On 13th December, the Guardian journalist, Bim Adewunmi, wrote an article highlighting the work of Our Time featuring a number of young people who have attended, and still attend, KidsTime Workshops and have been part of the ‘Who Cares?’ programme.
Angel, 16, whose mum has schizophrenia, has been coming to workshops for two years. She doodles and shuffles a deck of cards while the others speak. “In primary school, I was alone. I didn’t want to talk to anyone,” she says. “My mum was the only thing.”
The KidsTime Workshop was a chance to meet other children who had similar – and not so similar – home situations. “I liked meeting people who had different experiences – some worse, some better – and learning how they deal with it.” For her, the casual ‘mentoring’ works in both directions. “If they’re younger, you can give them advice, and if they’re older you can get advice.”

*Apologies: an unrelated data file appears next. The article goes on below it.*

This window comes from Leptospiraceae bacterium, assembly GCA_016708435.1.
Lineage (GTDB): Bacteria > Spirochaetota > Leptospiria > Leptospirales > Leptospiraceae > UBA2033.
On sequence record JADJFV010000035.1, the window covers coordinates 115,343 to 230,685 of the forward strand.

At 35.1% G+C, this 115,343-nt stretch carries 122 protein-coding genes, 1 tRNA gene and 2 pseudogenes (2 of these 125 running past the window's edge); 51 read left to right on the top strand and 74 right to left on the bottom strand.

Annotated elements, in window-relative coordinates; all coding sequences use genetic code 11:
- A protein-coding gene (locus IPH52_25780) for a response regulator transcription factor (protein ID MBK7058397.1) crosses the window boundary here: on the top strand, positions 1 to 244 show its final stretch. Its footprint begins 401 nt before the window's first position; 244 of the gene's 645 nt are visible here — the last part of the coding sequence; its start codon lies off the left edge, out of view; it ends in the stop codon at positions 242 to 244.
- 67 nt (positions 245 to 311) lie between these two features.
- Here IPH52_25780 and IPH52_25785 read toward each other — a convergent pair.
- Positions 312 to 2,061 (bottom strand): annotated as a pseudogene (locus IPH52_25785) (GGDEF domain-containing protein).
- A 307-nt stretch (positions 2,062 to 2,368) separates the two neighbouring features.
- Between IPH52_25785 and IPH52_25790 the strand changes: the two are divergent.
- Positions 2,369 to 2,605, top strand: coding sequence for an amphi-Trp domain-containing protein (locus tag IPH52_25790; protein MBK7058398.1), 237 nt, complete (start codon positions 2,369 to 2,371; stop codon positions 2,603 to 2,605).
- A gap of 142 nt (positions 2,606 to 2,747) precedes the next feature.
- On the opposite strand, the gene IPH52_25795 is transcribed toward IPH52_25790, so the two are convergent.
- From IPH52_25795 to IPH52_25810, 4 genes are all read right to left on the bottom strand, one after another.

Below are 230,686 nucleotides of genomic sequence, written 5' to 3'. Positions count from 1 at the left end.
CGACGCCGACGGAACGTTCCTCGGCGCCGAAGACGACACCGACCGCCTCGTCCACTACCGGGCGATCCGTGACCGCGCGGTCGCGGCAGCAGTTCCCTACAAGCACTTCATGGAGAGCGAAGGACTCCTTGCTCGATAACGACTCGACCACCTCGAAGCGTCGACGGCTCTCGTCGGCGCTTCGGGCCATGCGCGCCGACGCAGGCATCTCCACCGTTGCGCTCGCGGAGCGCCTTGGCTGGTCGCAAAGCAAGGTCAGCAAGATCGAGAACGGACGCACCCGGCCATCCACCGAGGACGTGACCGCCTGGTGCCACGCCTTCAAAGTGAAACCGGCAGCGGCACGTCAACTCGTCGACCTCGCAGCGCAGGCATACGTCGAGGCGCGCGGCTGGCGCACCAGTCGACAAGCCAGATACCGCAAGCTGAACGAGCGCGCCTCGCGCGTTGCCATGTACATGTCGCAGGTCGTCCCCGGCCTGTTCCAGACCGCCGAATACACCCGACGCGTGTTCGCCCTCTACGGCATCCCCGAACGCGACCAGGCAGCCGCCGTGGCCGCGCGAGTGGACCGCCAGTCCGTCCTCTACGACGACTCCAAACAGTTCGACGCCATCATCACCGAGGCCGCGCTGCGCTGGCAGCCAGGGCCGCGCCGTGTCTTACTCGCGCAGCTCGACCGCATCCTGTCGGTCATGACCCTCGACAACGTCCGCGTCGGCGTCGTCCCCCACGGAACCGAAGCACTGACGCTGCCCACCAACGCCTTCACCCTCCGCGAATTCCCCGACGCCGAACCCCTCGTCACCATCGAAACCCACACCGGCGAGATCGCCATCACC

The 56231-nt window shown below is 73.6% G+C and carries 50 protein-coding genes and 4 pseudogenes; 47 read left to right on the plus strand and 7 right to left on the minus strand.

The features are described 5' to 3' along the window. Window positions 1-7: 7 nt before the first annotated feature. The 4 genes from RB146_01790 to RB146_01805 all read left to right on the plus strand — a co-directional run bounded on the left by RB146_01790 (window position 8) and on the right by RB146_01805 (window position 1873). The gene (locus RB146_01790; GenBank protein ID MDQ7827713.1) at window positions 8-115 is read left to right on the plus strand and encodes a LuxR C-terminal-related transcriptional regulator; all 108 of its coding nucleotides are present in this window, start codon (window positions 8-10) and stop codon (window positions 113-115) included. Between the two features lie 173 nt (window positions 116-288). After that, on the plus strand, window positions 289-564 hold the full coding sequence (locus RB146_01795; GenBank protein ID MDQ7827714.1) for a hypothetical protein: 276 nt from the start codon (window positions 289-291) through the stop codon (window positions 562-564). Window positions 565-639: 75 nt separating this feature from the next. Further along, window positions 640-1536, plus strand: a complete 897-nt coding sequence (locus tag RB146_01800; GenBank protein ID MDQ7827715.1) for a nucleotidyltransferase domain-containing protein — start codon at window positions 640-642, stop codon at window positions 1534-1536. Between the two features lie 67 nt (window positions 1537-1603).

Everyone nods. “It’s not therapy – we’re all normal here, we don’t think we’re weird ‘cos ‘our mums are crazy’ – it’s support.” That support is something everyone in the room feels passionately about.
You can read the article here.
At the end of the session, the young people talk excitedly and loudly. But the chatter is filled with ideas on how to make Our Time even bigger and far-reaching. There’s much to be done, and they’re eager to get started.